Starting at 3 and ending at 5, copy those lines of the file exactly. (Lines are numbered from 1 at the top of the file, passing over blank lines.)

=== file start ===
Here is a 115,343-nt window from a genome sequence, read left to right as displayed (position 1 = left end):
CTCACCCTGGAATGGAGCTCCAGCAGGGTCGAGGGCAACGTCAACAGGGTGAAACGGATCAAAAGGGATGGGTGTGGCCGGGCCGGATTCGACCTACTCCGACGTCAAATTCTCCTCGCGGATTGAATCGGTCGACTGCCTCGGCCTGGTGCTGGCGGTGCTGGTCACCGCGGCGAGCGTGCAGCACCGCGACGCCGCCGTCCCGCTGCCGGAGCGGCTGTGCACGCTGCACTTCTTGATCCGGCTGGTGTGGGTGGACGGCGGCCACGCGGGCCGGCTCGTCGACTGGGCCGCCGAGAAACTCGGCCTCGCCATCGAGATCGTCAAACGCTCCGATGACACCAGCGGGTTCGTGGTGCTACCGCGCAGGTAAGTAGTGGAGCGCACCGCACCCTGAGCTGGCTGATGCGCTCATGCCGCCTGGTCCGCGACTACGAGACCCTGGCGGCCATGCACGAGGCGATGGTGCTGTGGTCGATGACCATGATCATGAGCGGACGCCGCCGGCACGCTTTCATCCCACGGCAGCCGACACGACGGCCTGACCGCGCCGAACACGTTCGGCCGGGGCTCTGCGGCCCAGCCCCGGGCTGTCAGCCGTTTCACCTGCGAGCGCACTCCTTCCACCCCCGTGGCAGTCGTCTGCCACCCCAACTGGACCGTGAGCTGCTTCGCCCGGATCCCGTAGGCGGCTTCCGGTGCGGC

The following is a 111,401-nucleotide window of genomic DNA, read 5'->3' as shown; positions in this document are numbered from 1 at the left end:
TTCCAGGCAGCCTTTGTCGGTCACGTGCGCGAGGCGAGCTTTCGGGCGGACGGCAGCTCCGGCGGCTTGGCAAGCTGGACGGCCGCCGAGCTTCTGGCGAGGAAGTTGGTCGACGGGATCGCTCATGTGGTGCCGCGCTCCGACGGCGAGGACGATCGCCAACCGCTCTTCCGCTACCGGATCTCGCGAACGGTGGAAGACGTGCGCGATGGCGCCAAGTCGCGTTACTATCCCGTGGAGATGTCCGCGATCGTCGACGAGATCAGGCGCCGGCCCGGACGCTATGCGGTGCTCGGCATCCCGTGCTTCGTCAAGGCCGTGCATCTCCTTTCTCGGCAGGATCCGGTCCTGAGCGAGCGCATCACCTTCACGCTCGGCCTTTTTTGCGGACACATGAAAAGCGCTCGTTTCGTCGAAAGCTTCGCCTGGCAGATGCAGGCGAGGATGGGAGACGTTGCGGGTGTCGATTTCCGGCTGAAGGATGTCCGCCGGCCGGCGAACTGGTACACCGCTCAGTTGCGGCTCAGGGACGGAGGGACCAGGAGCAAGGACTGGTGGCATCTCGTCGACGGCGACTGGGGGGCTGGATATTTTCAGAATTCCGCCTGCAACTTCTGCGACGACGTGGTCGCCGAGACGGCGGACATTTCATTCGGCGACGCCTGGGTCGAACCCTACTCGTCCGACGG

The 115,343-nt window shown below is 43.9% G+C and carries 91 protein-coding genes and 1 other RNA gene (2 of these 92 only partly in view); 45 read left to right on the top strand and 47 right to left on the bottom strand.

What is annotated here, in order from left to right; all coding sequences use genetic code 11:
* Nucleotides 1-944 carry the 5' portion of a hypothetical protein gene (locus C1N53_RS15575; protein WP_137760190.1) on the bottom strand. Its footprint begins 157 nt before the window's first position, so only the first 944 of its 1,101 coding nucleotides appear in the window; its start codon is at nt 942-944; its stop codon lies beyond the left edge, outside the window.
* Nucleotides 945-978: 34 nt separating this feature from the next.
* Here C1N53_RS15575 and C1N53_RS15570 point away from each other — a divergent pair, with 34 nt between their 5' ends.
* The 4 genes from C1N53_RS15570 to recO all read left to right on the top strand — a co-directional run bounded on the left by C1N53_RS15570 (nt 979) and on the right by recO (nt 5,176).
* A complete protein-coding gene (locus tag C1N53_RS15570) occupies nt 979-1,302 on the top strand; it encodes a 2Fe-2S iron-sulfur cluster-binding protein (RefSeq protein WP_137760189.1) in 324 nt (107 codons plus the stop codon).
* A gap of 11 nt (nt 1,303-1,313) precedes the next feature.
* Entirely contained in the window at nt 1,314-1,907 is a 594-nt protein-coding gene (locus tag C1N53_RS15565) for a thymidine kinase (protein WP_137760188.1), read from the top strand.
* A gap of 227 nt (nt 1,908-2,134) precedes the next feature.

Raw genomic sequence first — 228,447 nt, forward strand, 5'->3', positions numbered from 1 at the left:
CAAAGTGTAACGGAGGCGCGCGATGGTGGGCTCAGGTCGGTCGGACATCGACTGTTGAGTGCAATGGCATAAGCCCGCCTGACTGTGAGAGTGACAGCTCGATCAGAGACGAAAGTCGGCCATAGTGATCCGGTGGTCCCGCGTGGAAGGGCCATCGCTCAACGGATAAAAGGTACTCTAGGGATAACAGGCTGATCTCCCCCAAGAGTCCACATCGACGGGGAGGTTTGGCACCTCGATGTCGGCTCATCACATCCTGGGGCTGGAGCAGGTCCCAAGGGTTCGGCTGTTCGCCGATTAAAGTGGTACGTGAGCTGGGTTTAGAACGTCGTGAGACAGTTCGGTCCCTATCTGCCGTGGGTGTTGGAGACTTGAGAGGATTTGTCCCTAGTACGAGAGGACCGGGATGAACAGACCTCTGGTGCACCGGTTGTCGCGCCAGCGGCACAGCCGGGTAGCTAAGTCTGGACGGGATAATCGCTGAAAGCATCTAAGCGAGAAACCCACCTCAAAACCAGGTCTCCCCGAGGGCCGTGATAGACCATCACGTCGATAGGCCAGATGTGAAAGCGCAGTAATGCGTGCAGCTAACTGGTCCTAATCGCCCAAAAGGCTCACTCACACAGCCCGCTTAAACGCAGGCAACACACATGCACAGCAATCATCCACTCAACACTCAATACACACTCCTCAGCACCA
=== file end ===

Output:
The following is a 111,401-nucleotide window of genomic DNA, read 5'->3' as shown; positions in this document are numbered from 1 at the left end:
TTCCAGGCAGCCTTTGTCGGTCACGTGCGCGAGGCGAGCTTTCGGGCGGACGGCAGCTCCGGCGGCTTGGCAAGCTGGACGGCCGCCGAGCTTCTGGCGAGGAAGTTGGTCGACGGGATCGCTCATGTGGTGCCGCGCTCCGACGGCGAGGACGATCGCCAACCGCTCTTCCGCTACCGGATCTCGCGAACGGTGGAAGACGTGCGCGATGGCGCCAAGTCGCGTTACTATCCCGTGGAGATGTCCGCGATCGTCGACGAGATCAGGCGCCGGCCCGGACGCTATGCGGTGCTCGGCATCCCGTGCTTCGTCAAGGCCGTGCATCTCCTTTCTCGGCAGGATCCGGTCCTGAGCGAGCGCATCACCTTCACGCTCGGCCTTTTTTGCGGACACATGAAAAGCGCTCGTTTCGTCGAAAGCTTCGCCTGGCAGATGCAGGCGAGGATGGGAGACGTTGCGGGTGTCGATTTCCGGCTGAAGGATGTCCGCCGGCCGGCGAACTGGTACACCGCTCAGTTGCGGCTCAGGGACGGAGGGACCAGGAGCAAGGACTGGTGGCATCTCGTCGACGGCGACTGGGGGGCTGGATATTTTCAGAATTCCGCCTGCAACTTCTGCGACGACGTGGTCGCCGAGACGGCGGACATTTCATTCGGCGACGCCTGGGTCGAACCCTACTCGTCCGACGG

The 115,343-nt window shown below is 43.9% G+C and carries 91 protein-coding genes and 1 other RNA gene (2 of these 92 only partly in view); 45 read left to right on the top strand and 47 right to left on the bottom strand.